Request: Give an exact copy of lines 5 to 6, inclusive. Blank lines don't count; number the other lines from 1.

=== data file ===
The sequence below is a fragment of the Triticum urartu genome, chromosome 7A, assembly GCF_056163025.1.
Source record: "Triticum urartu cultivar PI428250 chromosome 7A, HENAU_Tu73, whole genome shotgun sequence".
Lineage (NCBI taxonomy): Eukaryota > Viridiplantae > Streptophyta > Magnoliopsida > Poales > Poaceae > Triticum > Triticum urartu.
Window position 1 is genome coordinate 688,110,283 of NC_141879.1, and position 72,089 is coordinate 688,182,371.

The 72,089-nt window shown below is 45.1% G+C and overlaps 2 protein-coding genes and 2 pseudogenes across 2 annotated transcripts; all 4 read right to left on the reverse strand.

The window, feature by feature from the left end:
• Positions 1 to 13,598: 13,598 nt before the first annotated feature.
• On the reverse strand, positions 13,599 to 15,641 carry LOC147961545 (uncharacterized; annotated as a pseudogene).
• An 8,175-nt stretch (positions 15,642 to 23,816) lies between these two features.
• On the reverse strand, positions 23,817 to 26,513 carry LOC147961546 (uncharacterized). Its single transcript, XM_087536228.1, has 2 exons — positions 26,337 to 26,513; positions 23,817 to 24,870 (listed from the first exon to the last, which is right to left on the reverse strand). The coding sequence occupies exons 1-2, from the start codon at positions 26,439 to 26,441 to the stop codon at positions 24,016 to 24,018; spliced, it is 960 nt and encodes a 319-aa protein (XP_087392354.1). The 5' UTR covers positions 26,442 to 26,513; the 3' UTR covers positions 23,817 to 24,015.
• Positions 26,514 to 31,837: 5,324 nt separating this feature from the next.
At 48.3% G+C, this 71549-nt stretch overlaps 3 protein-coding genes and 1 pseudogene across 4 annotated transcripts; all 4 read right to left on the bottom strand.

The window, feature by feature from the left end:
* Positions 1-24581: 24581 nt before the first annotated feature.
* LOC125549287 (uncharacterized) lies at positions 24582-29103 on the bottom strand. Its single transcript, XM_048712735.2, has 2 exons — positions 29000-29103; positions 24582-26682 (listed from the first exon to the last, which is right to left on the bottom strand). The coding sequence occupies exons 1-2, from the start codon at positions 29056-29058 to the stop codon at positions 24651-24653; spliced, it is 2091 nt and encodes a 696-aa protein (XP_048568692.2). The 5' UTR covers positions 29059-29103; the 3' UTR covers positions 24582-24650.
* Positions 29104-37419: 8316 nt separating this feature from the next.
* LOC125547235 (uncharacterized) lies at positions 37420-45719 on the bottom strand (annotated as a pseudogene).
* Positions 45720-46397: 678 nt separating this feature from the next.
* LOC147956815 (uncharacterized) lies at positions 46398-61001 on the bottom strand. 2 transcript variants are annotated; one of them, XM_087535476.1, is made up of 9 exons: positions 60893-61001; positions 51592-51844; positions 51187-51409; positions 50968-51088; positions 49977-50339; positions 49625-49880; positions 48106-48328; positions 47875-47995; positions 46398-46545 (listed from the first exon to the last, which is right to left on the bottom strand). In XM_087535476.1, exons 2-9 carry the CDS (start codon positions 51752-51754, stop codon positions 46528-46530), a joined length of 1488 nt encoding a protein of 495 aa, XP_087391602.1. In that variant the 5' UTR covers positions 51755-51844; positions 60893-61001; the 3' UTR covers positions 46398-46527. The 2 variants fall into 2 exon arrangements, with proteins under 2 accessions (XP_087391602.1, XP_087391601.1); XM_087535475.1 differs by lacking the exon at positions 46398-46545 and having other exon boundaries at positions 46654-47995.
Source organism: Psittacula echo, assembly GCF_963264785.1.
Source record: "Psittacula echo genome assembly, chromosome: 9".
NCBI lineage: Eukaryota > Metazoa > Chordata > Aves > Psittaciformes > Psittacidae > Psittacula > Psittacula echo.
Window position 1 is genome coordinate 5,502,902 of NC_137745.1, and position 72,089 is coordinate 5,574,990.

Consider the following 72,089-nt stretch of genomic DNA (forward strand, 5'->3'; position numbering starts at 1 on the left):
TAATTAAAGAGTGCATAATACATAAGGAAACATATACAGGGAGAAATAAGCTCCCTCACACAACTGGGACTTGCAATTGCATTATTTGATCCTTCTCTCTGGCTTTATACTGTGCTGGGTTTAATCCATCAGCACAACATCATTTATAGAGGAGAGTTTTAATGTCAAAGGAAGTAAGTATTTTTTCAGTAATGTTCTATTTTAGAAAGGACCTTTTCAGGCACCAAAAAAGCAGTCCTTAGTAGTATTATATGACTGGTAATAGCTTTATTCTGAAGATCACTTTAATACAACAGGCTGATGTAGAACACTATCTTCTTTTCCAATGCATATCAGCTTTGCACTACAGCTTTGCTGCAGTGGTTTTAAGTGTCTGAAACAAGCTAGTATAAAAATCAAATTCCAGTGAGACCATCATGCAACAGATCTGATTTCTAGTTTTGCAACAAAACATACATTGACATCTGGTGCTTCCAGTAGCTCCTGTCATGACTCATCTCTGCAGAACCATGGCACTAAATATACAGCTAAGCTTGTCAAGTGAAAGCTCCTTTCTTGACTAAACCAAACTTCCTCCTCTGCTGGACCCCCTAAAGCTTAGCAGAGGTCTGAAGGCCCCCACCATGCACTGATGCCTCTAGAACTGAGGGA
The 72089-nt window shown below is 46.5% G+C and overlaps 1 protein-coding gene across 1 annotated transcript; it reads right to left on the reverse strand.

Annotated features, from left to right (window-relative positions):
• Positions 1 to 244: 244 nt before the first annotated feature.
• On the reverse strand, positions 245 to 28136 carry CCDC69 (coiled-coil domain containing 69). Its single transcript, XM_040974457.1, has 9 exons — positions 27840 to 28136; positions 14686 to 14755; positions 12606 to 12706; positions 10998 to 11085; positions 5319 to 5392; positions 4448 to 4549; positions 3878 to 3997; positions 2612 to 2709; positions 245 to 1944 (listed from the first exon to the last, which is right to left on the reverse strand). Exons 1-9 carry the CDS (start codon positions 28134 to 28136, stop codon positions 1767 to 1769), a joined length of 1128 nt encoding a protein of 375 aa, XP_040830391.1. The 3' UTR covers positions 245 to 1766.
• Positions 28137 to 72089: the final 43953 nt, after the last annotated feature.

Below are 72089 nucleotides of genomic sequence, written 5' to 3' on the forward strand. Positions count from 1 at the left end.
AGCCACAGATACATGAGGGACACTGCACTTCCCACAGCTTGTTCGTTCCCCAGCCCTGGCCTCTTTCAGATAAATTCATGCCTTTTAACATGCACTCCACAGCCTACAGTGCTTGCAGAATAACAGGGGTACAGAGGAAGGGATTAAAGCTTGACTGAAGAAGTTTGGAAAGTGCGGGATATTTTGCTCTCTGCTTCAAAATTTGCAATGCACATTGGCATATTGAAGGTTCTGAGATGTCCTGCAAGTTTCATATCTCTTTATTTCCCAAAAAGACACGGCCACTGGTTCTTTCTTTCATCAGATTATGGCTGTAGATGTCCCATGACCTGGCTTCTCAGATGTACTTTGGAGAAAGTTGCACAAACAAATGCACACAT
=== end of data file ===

The 72,089-nt window shown below is 45.1% G+C and overlaps 2 protein-coding genes and 2 pseudogenes across 2 annotated transcripts; all 4 read right to left on the reverse strand.

The window, feature by feature from the left end: